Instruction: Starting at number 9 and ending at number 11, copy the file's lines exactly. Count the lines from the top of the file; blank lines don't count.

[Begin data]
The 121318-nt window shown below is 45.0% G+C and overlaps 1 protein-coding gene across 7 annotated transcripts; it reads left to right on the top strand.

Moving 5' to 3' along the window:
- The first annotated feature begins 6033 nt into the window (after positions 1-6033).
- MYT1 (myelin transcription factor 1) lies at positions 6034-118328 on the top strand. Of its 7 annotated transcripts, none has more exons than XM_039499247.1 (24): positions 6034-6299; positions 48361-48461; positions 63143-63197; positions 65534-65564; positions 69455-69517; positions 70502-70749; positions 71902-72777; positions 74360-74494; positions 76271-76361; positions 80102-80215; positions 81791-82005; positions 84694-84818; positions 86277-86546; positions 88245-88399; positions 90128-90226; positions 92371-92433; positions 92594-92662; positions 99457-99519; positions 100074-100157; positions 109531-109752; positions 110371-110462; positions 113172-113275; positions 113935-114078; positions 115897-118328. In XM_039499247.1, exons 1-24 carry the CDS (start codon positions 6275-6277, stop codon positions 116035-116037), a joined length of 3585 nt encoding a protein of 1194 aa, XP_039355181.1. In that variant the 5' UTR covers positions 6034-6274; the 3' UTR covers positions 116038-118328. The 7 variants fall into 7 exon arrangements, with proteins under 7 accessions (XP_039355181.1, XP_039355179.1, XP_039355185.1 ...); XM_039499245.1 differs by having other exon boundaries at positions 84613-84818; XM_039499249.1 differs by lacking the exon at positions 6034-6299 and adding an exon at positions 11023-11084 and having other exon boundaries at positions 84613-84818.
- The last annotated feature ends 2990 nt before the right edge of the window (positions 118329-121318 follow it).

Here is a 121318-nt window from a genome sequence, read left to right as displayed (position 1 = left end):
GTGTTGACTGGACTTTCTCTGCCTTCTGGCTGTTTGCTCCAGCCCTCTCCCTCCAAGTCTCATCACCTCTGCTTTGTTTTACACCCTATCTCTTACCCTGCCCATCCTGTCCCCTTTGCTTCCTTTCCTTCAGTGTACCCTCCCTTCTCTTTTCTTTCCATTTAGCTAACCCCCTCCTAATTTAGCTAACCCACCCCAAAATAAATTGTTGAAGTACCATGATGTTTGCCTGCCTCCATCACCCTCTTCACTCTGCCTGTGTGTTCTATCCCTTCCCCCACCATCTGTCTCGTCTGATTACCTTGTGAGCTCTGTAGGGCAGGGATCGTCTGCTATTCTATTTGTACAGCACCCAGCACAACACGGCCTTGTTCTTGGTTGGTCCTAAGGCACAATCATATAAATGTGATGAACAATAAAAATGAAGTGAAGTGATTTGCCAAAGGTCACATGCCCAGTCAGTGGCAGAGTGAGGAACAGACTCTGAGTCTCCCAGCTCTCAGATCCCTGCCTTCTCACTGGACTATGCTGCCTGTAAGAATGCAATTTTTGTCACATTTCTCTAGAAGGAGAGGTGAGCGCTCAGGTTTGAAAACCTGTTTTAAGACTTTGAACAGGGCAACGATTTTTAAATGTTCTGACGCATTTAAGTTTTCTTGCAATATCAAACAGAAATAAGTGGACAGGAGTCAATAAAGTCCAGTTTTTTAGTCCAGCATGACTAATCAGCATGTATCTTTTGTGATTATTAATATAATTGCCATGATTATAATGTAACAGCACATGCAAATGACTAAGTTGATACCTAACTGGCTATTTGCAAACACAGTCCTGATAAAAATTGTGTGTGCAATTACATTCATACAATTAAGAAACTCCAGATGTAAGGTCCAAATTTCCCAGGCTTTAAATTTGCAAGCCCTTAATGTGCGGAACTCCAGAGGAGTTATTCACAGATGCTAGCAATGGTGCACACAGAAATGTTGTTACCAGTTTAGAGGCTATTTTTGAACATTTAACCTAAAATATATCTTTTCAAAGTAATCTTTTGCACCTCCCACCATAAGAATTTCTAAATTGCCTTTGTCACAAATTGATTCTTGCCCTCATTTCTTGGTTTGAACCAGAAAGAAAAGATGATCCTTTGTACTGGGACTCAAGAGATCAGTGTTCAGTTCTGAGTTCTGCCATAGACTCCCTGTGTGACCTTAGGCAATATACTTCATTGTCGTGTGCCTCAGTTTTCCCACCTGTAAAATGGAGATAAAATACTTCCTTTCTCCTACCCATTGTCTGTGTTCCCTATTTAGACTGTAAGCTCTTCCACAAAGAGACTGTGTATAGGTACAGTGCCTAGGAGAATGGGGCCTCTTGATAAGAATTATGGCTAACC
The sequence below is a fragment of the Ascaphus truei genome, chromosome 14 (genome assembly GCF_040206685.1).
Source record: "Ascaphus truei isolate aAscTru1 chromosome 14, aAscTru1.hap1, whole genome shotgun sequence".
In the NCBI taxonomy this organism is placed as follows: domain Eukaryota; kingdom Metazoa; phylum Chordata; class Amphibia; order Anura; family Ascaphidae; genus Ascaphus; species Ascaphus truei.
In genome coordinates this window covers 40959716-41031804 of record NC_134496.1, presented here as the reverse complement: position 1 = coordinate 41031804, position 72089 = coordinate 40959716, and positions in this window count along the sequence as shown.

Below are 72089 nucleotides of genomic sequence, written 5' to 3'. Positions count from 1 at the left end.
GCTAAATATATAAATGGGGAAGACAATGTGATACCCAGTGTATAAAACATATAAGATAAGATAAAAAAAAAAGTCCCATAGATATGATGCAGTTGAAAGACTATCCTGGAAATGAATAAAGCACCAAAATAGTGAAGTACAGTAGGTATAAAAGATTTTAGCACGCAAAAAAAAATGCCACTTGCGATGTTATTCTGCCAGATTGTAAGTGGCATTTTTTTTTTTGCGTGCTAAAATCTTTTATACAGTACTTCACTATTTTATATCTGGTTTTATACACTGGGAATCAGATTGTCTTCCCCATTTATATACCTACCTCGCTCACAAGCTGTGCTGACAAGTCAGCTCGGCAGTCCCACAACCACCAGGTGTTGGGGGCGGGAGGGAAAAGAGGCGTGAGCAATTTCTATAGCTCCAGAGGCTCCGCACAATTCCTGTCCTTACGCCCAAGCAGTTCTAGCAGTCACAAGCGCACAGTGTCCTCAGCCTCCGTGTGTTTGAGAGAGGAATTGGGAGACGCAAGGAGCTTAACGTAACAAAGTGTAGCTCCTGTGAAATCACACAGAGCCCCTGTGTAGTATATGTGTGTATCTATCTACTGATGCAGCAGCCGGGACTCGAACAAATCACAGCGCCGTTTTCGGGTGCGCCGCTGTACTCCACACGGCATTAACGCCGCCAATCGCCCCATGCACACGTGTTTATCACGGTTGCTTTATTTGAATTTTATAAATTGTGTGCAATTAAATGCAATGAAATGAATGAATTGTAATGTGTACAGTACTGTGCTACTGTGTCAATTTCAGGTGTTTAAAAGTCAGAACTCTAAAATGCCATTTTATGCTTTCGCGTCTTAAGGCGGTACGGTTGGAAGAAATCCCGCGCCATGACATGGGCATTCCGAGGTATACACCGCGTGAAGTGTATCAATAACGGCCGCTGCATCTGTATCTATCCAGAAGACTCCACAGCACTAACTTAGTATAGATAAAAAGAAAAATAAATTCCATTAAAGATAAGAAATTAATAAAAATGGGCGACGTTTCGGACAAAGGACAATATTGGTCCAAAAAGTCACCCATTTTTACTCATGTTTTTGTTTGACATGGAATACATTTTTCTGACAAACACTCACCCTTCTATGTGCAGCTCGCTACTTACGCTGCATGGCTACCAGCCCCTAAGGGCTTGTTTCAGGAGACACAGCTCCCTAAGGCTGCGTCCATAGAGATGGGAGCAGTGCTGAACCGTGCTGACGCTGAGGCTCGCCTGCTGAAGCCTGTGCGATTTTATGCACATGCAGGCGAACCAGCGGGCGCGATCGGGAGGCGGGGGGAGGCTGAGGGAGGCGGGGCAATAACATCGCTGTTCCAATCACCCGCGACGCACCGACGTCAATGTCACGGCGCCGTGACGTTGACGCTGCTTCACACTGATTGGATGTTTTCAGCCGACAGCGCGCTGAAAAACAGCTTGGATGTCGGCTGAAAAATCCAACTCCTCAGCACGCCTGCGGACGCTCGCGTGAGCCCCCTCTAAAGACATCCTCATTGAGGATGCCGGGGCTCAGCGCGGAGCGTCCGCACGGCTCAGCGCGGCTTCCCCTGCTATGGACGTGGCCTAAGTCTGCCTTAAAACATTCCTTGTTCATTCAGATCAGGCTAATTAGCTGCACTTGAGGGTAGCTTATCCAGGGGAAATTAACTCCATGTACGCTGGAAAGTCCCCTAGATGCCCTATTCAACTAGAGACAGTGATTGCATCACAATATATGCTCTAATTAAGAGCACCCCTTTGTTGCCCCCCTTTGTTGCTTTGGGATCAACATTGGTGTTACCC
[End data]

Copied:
Source record: "Ascaphus truei isolate aAscTru1 chromosome 14, aAscTru1.hap1, whole genome shotgun sequence".
In the NCBI taxonomy this organism is placed as follows: domain Eukaryota; kingdom Metazoa; phylum Chordata; class Amphibia; order Anura; family Ascaphidae; genus Ascaphus; species Ascaphus truei.
In genome coordinates this window covers 40959716-41031804 of record NC_134496.1, presented here as the reverse complement: position 1 = coordinate 41031804, position 72089 = coordinate 40959716, and positions in this window count along the sequence as shown.